We finally drove to a popular beer joint that used to be called Teddy Bear’s under previous ownership. Most recently it’s titled the Double Ringer, but all the old-timers still refer to it as Teddy’s so we called it Teddy’s, too. Competing bowling clubs sit within musket range: the Germania Bowling Club on the eastern side near Zuehl, and the Bexar Bowling Alley and Social Hall on the other side of the creek.
I met a gentleman in his 60s or 70s who sat at the edge of the bar. On the wall, I noticed a photo of him in his youth racing a motorcycle. There were similar photos of other patrons. Many of them had grown up in the area and this bar was very much a part of their lives. Though Teddy’s occasionally changes owners, the patrons are really the ones who run the place.
Several rounds of Lone Stars later, the pilots began trickling in. After hours of waiting, drinking beer, discussing the Spurs, and shooting guns, things began happening quickly. At first, I just wanted to know more about the pilot community, but now I pushed my luck and asked if I could go up in one of the planes. They told me to come back to the airfield at 7:30 a.m. and they would take me for a flight.
I took the 7:30 start time too literally and was the first to arrive the next morning. One of the pilots let me into his house and gave me coffee and some background on Zuehl Field. In the early 1930s, it served as an auxiliary airfield for Randolph Army Air Base where training pilots would “touch and go” (a brief landing in which the plane touches its wheels to the runway and immediately take off again). Aviation scenes from a 1970s film called The Great Waldo Pepper — a bittersweet story about the end of the wild and free aerial barnstorming era of the 1920s backed by such Hollywood marquee names as Robert Redford, George Roy Hill, and William Goldman — were shot at Zuehl. Now Zuehl Airfield is a “flying community.” Most of the pilots are armed-services veterans who live on the airfield with hangars connected to their homes.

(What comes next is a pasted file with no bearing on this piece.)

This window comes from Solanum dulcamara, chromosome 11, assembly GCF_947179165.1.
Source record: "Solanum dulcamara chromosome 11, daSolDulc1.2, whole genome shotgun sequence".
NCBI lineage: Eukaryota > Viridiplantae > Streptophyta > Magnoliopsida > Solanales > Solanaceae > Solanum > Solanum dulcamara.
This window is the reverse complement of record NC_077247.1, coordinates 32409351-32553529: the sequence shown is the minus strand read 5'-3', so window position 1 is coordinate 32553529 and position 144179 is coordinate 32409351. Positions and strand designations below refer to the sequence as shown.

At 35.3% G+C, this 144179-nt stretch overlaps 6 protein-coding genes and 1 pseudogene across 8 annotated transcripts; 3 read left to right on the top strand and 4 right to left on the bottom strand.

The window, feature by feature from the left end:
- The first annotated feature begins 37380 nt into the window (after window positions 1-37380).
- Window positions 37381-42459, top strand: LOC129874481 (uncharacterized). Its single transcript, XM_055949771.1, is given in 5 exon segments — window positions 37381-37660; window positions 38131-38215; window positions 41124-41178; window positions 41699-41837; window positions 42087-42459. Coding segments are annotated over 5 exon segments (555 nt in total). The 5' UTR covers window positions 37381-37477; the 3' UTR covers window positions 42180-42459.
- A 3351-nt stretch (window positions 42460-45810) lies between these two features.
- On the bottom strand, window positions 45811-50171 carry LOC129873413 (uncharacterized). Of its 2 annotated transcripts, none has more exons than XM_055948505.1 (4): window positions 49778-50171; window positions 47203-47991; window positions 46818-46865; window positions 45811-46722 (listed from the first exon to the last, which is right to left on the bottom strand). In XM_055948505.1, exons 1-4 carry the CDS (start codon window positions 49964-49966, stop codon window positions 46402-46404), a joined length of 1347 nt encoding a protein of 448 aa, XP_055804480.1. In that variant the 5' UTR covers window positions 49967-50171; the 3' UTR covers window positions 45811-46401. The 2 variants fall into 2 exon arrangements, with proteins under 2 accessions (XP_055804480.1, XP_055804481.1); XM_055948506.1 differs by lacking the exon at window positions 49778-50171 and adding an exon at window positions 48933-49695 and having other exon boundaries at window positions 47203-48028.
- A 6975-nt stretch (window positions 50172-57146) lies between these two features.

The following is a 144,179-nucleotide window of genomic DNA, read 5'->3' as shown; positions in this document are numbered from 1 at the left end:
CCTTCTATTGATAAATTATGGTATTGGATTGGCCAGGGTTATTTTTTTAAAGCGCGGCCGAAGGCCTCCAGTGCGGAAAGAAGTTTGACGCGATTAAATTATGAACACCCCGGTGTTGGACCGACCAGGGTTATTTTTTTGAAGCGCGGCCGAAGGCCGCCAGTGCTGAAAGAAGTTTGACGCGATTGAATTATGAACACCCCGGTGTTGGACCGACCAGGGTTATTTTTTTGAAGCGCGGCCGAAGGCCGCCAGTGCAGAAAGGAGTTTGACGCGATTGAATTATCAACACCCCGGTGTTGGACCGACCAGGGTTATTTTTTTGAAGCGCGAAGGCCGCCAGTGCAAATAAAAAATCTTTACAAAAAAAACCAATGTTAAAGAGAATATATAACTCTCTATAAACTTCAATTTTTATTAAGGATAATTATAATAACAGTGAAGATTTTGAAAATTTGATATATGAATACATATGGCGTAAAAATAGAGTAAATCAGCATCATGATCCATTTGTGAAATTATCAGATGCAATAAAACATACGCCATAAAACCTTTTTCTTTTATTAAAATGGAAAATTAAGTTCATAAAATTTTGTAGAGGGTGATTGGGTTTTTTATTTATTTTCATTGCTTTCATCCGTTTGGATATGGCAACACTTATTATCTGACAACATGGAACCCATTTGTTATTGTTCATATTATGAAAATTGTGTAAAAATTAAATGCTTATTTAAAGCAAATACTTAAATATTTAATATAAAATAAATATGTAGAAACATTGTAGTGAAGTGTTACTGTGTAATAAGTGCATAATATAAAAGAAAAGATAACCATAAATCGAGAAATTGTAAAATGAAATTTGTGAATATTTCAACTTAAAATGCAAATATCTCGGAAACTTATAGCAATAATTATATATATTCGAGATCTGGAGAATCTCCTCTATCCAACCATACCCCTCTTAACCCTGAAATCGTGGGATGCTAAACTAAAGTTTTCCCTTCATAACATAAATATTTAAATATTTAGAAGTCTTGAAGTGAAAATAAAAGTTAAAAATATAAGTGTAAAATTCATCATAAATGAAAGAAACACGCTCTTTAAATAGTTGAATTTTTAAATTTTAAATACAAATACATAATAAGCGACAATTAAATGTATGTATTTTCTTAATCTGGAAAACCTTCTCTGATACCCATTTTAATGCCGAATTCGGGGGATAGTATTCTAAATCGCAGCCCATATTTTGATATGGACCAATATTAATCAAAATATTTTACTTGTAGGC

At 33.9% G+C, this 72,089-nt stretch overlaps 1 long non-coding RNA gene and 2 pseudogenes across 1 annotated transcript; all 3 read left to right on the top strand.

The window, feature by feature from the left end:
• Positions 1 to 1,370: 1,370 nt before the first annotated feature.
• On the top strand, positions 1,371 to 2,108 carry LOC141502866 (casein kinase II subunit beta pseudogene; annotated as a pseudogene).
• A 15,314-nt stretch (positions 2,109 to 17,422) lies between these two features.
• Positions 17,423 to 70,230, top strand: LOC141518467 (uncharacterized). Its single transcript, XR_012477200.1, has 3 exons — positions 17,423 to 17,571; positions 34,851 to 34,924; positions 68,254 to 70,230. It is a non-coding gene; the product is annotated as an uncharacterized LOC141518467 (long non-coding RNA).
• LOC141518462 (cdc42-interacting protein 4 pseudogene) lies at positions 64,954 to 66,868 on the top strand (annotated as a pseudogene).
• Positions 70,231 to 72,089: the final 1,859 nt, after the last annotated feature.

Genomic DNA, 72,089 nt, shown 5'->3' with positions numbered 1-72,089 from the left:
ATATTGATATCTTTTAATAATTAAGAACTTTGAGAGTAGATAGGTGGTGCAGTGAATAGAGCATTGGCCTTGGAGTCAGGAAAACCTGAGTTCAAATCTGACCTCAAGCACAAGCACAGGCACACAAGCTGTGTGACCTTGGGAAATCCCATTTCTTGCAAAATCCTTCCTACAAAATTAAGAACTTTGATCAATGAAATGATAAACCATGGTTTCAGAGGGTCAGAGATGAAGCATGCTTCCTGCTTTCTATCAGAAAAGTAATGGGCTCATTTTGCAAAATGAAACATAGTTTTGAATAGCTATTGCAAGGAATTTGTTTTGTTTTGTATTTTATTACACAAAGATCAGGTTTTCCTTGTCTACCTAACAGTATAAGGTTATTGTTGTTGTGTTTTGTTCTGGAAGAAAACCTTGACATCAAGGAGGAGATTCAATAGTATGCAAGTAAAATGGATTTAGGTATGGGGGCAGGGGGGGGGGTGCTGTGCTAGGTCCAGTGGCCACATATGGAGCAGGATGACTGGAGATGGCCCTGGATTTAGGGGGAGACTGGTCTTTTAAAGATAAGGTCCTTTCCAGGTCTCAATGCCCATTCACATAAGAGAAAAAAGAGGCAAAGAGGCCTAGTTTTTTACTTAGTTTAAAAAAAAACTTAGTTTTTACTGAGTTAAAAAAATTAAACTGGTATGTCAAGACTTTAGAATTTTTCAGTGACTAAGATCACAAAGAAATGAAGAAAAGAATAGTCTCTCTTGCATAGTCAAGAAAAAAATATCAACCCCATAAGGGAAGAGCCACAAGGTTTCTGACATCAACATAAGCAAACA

By 8:15 it was time to leave. I received brief instructions from my gracious host, Dave Caffey, on where to sit and what not to touch in the plane. The propeller began spinning. I looked around the tiny cabin. The plane was largley constructed of canvas and plastic, making it lighter, and therefore easier to fly. That’s right, a metal airplane would be less safe ... At least that’s what I convinced myself as we began speeding down the grass runway.
Flying above the Earth in a single-prop changes one’s perspective on life; I can understand why one would accept the obvious risks. In fact, I can see why someone wouldn’t want to come back down.
As we flew back to Zuehl I looked down on the country roads below and thought back to how this story began. I came in by bicycle and now returned in a plane. The lifestyle here is special, but endangered. Just like the pilots in The Great Waldo Pepper who were the last of their kind, the blue-collar pilots of Zuehl may get squeezed out as fuel prices climb. And St. Hedwig? The proposed Trans-Texas Corridor 35 would run right through the center of it, destroying it in the process. St. Hedwig is putting up a strong fight to preserve itself, but will that be enough to stop the powerful interests working for the TTC? As we began our descent I kept my eyes on the never-ending horizon. Whatever happens next for the East, East Side, that is the image I want to remember. •